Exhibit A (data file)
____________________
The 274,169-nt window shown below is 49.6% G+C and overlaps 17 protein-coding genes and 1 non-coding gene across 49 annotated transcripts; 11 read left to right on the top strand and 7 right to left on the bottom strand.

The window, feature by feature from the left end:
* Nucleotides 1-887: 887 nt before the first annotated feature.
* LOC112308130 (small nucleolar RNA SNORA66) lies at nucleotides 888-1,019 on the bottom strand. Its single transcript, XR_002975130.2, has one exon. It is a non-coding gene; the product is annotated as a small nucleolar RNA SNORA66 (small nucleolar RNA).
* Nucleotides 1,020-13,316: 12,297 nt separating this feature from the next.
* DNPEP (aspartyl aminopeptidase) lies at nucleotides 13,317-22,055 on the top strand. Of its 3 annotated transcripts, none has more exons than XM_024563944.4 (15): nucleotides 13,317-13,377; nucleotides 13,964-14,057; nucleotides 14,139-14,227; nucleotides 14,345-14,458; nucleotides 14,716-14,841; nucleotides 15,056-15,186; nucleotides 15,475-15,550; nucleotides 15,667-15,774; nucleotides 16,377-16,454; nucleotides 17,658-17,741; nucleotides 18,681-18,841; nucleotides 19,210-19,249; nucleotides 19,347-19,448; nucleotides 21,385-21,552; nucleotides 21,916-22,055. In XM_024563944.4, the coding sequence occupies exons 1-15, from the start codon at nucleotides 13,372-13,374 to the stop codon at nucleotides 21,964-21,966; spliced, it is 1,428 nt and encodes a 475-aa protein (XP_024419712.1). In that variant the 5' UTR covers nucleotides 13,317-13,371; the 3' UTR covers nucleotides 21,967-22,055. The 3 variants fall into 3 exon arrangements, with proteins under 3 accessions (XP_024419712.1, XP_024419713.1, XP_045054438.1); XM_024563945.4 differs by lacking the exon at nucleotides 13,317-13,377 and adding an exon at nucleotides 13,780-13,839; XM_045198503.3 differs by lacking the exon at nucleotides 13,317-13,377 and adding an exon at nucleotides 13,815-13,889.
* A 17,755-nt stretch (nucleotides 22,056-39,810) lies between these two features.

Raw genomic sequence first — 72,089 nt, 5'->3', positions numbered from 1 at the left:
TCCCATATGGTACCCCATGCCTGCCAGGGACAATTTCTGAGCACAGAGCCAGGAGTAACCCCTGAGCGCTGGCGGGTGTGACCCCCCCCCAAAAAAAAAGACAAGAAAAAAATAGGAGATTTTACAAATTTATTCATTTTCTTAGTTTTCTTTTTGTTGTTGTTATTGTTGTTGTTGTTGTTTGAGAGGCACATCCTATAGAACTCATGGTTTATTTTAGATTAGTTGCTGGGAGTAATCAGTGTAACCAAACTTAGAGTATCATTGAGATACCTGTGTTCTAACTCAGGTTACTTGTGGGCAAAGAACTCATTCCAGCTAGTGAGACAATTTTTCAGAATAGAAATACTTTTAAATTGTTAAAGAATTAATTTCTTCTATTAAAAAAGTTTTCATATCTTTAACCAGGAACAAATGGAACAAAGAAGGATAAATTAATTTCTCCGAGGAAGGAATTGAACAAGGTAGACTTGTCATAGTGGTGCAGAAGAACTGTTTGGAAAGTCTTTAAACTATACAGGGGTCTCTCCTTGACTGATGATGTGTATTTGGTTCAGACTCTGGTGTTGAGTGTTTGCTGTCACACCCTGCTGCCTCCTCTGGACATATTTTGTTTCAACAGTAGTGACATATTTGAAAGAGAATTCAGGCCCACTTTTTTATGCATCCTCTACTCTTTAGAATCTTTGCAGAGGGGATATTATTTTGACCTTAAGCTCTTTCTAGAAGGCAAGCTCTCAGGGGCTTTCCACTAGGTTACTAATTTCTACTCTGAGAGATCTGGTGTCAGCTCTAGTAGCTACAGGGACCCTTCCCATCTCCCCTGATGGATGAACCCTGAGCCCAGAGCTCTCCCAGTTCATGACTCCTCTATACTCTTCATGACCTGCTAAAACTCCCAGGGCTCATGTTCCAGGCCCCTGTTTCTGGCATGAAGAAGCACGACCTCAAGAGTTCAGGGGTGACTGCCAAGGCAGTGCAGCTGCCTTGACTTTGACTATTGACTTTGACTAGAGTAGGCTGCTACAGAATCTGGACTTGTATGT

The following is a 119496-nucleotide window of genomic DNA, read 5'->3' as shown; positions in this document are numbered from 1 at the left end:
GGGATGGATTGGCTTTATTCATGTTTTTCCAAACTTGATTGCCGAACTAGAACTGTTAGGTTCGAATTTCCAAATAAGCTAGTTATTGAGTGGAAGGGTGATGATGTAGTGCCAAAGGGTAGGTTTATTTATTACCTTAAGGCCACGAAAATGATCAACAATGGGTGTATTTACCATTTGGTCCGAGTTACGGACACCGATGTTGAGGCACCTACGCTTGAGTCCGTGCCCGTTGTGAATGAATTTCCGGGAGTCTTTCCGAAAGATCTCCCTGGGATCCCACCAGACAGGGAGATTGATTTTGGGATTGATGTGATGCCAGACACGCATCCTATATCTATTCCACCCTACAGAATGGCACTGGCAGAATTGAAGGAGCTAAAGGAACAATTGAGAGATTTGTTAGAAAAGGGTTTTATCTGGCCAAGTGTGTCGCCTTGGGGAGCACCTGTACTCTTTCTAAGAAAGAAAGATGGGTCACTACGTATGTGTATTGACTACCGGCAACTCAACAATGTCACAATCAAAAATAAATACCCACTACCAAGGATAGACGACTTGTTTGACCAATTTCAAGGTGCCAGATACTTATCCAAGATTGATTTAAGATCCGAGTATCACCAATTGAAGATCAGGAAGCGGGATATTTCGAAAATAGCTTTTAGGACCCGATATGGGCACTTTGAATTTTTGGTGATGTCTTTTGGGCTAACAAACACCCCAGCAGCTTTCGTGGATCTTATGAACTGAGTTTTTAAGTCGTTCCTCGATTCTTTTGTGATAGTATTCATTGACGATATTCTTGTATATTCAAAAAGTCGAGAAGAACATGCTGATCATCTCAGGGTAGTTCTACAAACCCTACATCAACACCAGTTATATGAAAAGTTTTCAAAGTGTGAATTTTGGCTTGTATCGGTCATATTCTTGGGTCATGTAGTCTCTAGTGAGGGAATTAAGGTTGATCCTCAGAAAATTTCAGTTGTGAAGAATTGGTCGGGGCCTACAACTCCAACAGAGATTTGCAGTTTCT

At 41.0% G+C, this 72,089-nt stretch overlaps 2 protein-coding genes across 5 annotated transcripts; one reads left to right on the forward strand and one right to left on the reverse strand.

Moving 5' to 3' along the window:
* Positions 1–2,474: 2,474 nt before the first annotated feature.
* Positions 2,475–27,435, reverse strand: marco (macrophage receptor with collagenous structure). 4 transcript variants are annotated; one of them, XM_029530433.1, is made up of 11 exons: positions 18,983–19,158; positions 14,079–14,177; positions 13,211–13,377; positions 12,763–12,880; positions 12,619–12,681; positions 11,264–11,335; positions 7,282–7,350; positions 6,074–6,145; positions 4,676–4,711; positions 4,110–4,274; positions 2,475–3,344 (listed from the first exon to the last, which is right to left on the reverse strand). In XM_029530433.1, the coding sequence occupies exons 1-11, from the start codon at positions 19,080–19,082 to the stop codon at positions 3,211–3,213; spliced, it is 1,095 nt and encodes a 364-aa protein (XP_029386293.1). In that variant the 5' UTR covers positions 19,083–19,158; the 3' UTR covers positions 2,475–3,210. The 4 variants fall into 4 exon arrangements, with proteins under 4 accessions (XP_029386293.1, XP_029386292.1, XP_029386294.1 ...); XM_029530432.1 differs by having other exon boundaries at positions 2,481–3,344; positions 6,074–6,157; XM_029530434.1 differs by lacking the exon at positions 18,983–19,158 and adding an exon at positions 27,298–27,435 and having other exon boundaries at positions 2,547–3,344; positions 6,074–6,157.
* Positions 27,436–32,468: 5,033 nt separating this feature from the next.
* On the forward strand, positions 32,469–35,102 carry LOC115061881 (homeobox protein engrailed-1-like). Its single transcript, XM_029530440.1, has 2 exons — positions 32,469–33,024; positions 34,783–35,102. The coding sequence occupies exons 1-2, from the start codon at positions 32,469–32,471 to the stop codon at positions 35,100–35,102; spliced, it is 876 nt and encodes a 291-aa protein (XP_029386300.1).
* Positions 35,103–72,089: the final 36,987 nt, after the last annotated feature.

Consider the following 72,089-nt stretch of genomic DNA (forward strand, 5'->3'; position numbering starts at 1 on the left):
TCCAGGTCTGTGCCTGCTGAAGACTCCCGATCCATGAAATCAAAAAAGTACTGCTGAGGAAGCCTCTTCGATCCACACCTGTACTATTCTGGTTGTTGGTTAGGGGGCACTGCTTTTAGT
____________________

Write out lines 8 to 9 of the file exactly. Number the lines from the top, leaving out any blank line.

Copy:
Raw genomic sequence first — 72,089 nt, 5'->3', positions numbered from 1 at the left:
TCCCATATGGTACCCCATGCCTGCCAGGGACAATTTCTGAGCACAGAGCCAGGAGTAACCCCTGAGCGCTGGCGGGTGTGACCCCCCCCCAAAAAAAAAGACAAGAAAAAAATAGGAGATTTTACAAATTTATTCATTTTCTTAGTTTTCTTTTTGTTGTTGTTATTGTTGTTGTTGTTGTTTGAGAGGCACATCCTATAGAACTCATGGTTTATTTTAGATTAGTTGCTGGGAGTAATCAGTGTAACCAAACTTAGAGTATCATTGAGATACCTGTGTTCTAACTCAGGTTACTTGTGGGCAAAGAACTCATTCCAGCTAGTGAGACAATTTTTCAGAATAGAAATACTTTTAAATTGTTAAAGAATTAATTTCTTCTATTAAAAAAGTTTTCATATCTTTAACCAGGAACAAATGGAACAAAGAAGGATAAATTAATTTCTCCGAGGAAGGAATTGAACAAGGTAGACTTGTCATAGTGGTGCAGAAGAACTGTTTGGAAAGTCTTTAAACTATACAGGGGTCTCTCCTTGACTGATGATGTGTATTTGGTTCAGACTCTGGTGTTGAGTGTTTGCTGTCACACCCTGCTGCCTCCTCTGGACATATTTTGTTTCAACAGTAGTGACATATTTGAAAGAGAATTCAGGCCCACTTTTTTATGCATCCTCTACTCTTTAGAATCTTTGCAGAGGGGATATTATTTTGACCTTAAGCTCTTTCTAGAAGGCAAGCTCTCAGGGGCTTTCCACTAGGTTACTAATTTCTACTCTGAGAGATCTGGTGTCAGCTCTAGTAGCTACAGGGACCCTTCCCATCTCCCCTGATGGATGAACCCTGAGCCCAGAGCTCTCCCAGTTCATGACTCCTCTATACTCTTCATGACCTGCTAAAACTCCCAGGGCTCATGTTCCAGGCCCCTGTTTCTGGCATGAAGAAGCACGACCTCAAGAGTTCAGGGGTGACTGCCAAGGCAGTGCAGCTGCCTTGACTTTGACTATTGACTTTGACTAGAGTAGGCTGCTACAGAATCTGGACTTGTATGT